“For those who haven’t tried it, this double IPA has Amarillo hops that give it a big tropical hop flavor. The beer is balanced by a solid malt bill, so it won’t wreck your pallet with hops, and there is no burn from the high alcohol,” says Contreras.

Visit 2spbrewing.com for more.

Delaware Art Museum Happy Hour

On Thursday, Jan. 19, join Delaware Art Museum’s Executive Director and CEO Sam Sweet for casual conversation and free drinks in the museum’s on-site Thronson Café.

Sweet, who is new to the Delaware community, will hear guests’ thoughts about the museum while also getting tips on local events, restaurants, and hidden Delaware treasures. Beer, wine and light snacks will be provided. The event is set for 5-7 p.m.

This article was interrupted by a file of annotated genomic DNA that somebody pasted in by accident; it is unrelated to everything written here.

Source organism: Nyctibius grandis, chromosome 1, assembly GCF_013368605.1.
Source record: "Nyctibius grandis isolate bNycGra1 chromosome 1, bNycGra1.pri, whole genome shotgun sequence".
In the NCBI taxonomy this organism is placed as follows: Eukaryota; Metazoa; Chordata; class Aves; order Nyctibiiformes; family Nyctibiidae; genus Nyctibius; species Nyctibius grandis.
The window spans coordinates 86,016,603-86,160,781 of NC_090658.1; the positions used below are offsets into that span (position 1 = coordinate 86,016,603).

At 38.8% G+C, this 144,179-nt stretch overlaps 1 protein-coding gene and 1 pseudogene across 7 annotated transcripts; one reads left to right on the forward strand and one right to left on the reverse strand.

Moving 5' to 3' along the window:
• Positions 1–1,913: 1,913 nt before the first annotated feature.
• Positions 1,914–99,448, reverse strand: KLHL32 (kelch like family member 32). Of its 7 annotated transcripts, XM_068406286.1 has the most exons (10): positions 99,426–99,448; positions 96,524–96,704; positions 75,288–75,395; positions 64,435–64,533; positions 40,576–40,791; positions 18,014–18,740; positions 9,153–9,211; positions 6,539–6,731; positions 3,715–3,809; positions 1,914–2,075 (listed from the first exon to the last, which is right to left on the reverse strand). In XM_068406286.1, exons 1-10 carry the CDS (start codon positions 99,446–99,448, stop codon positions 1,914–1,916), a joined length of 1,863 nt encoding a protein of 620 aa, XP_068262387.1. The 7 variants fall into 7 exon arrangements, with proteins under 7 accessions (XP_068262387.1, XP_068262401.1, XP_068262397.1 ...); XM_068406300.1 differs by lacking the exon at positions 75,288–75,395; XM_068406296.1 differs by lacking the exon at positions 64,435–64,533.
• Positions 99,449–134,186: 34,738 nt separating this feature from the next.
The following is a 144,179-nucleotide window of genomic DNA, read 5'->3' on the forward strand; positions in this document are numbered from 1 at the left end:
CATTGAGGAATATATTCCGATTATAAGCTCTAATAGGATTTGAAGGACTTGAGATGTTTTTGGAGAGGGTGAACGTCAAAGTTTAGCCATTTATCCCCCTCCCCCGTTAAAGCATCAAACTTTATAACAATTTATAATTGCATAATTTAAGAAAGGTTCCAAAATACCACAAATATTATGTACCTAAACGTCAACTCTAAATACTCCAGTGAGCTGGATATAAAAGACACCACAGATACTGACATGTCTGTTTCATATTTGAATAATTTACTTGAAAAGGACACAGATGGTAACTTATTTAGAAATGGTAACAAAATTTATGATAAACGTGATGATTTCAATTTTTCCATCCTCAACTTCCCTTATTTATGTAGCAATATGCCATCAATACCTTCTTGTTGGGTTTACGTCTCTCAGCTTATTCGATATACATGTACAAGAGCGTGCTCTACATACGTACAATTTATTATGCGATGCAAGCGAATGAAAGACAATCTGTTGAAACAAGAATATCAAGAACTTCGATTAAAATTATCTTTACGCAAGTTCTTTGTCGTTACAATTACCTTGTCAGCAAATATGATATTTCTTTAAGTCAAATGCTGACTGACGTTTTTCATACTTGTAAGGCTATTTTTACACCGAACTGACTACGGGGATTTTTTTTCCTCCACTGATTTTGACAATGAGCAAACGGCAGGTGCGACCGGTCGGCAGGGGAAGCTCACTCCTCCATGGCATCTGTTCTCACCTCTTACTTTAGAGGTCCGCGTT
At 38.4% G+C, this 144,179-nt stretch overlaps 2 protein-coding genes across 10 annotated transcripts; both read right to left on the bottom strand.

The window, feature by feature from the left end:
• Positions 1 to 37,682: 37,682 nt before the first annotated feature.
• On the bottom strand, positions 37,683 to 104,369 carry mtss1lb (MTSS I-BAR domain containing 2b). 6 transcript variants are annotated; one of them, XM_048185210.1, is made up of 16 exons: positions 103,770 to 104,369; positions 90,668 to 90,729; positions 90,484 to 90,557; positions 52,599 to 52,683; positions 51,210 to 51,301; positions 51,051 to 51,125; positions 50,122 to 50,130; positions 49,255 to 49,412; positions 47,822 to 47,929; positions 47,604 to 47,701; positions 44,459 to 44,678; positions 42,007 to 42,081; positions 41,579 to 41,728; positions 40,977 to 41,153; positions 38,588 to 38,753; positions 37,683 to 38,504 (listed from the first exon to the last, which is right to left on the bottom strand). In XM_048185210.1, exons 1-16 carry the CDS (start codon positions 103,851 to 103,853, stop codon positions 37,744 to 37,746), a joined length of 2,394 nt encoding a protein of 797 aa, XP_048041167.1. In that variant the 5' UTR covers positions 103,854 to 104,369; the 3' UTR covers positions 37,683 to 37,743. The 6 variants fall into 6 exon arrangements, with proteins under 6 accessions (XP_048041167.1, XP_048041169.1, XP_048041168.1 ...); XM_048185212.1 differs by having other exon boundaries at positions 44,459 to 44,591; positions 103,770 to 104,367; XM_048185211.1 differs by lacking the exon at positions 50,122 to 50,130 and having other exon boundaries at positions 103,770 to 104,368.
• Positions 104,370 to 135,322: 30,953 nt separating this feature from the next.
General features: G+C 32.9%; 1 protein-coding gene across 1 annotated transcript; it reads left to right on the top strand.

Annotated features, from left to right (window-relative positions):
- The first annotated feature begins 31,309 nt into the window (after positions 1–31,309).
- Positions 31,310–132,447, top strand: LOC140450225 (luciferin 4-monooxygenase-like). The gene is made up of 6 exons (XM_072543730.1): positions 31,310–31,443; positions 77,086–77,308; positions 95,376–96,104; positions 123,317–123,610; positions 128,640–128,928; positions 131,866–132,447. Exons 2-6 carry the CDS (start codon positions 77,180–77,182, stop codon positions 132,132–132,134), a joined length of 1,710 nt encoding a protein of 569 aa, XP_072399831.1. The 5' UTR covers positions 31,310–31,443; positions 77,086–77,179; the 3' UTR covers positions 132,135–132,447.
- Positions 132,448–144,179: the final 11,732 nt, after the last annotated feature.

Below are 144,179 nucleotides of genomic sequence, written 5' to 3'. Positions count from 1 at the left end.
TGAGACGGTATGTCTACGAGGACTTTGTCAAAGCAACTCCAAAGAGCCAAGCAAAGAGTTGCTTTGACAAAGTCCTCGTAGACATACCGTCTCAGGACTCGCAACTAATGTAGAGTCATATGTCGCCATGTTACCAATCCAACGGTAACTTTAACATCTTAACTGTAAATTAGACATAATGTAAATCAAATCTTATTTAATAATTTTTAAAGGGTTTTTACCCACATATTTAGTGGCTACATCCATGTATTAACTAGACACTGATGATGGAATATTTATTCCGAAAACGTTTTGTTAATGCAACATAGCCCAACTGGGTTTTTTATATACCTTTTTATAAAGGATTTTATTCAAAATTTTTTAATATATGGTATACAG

Olde School Barleywine Is Back

This month, Dogfish Head is bringing back one of the brewery’s most requested beers of 2016—the Olde School Barleywine. Currently scoring a 98 percent rating on RateBeer.com and an 88 on Beer Advocate, the brew, fermented with dates and figs, is sweet and fruity. Brewery founder Sam Calagione came up with the beer’s concept in 2002 after discovering an old cellerman’s manual.

At about 15 percent ABV, this beer is a great candidate for aging. Over time, it dries out, the pit fruit flavors come forward and the hops recede. Pairing it with blue cheese and honey is recommended.
For brew availability, check dogfish.com.

Movies On Tap Keeps On Going — and Giving

Since last April, the monthly Movies On Tap series at Penn Cinema, in partnership with Premier Wine & Spirits, has raised $12,720 for local charities, including Food Bank of Delaware, Delaware KIDS Fund, Read Aloud Delaware, Meals on Wheels, Food Bank of Delaware (twice), Preston’s Playground, Good Old Boy Foundation and Delaware Nature Society.